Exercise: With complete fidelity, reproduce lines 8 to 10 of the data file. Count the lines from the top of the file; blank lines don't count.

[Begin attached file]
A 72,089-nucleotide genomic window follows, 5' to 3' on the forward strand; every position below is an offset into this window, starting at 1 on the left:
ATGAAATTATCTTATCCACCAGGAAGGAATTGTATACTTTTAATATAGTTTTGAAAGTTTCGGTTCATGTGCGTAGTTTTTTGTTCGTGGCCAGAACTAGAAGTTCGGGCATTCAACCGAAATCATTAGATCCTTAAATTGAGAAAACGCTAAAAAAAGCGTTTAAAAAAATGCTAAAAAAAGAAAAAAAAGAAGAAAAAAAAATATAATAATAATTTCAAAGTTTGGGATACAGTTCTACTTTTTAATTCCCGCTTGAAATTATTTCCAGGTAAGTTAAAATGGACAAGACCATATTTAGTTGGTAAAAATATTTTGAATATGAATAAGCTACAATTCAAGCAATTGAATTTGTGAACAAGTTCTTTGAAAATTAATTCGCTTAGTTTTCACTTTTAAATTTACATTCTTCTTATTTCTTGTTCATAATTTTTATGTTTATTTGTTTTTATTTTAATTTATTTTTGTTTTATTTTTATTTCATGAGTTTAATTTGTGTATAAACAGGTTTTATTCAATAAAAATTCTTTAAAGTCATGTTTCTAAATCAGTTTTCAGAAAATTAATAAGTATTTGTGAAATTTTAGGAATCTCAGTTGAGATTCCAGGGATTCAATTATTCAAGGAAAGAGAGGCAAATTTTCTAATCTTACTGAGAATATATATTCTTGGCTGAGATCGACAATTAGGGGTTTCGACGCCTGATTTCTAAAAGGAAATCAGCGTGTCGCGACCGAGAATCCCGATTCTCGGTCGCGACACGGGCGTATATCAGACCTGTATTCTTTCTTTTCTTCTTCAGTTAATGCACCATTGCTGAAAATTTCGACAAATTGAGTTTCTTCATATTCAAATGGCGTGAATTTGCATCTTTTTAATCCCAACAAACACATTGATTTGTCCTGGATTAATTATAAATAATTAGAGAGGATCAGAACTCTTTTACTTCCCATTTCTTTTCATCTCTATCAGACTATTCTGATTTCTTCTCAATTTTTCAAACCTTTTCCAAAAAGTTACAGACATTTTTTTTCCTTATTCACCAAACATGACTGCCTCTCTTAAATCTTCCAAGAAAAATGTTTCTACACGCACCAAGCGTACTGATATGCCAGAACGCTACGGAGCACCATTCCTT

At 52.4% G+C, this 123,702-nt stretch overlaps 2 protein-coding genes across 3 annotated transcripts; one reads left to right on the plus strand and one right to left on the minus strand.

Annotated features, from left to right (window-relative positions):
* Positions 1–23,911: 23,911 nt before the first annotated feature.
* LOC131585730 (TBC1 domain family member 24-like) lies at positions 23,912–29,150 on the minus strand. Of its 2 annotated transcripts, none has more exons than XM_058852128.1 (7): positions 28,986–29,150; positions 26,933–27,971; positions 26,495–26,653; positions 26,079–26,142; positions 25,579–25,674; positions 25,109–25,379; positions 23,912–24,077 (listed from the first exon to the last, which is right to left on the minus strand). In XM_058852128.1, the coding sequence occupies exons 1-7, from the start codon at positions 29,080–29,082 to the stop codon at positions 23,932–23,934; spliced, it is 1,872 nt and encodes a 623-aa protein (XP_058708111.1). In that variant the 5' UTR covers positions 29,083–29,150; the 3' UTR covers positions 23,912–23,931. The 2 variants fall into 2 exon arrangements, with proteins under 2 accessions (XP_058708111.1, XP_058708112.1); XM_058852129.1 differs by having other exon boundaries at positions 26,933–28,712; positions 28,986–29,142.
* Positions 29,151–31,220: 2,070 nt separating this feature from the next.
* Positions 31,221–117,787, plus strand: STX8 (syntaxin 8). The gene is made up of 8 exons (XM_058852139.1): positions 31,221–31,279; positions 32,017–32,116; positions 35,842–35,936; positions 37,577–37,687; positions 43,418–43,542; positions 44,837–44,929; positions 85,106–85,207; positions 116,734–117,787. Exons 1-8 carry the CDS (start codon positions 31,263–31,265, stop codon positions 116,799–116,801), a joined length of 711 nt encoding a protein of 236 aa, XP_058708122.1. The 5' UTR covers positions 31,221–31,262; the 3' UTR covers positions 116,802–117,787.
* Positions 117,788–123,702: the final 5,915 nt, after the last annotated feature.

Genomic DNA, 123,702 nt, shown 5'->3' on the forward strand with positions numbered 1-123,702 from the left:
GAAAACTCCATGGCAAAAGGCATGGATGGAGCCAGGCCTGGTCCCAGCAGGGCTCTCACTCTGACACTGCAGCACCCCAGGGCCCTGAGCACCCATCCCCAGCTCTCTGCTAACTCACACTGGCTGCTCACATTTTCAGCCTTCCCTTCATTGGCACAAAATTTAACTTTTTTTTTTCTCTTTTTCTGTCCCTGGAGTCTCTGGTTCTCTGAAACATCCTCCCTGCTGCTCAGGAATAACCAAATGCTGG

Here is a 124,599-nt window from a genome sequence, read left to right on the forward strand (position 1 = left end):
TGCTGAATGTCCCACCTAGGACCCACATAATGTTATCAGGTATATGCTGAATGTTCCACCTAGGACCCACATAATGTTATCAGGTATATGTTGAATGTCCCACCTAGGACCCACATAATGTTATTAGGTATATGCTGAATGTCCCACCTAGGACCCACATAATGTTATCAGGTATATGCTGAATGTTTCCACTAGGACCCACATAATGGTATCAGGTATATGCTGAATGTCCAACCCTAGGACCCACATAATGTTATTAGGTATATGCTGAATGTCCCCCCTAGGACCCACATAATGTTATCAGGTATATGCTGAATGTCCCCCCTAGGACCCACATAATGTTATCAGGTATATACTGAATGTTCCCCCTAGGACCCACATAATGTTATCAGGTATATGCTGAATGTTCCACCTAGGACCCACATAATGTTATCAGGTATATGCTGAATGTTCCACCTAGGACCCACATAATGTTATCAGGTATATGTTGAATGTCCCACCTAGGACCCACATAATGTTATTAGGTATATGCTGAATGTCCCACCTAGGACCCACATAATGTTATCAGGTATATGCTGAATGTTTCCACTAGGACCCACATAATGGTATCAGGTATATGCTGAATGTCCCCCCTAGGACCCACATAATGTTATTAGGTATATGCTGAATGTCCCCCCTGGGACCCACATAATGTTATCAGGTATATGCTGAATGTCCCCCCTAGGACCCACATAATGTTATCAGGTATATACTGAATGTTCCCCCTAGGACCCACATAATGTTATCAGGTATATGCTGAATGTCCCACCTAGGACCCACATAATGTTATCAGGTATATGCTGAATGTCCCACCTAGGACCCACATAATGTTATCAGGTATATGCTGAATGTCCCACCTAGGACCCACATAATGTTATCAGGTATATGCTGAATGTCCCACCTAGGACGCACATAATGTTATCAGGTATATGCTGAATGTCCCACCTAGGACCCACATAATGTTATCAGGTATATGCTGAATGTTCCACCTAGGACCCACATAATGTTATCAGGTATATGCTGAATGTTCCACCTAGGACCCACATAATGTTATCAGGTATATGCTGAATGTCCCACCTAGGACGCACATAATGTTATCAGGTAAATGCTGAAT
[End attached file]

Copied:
* Positions 31,221–117,787, plus strand: STX8 (syntaxin 8). The gene is made up of 8 exons (XM_058852139.1): positions 31,221–31,279; positions 32,017–32,116; positions 35,842–35,936; positions 37,577–37,687; positions 43,418–43,542; positions 44,837–44,929; positions 85,106–85,207; positions 116,734–117,787. Exons 1-8 carry the CDS (start codon positions 31,263–31,265, stop codon positions 116,799–116,801), a joined length of 711 nt encoding a protein of 236 aa, XP_058708122.1. The 5' UTR covers positions 31,221–31,262; the 3' UTR covers positions 116,802–117,787.
* Positions 117,788–123,702: the final 5,915 nt, after the last annotated feature.

Genomic DNA, 123,702 nt, shown 5'->3' on the forward strand with positions numbered 1-123,702 from the left: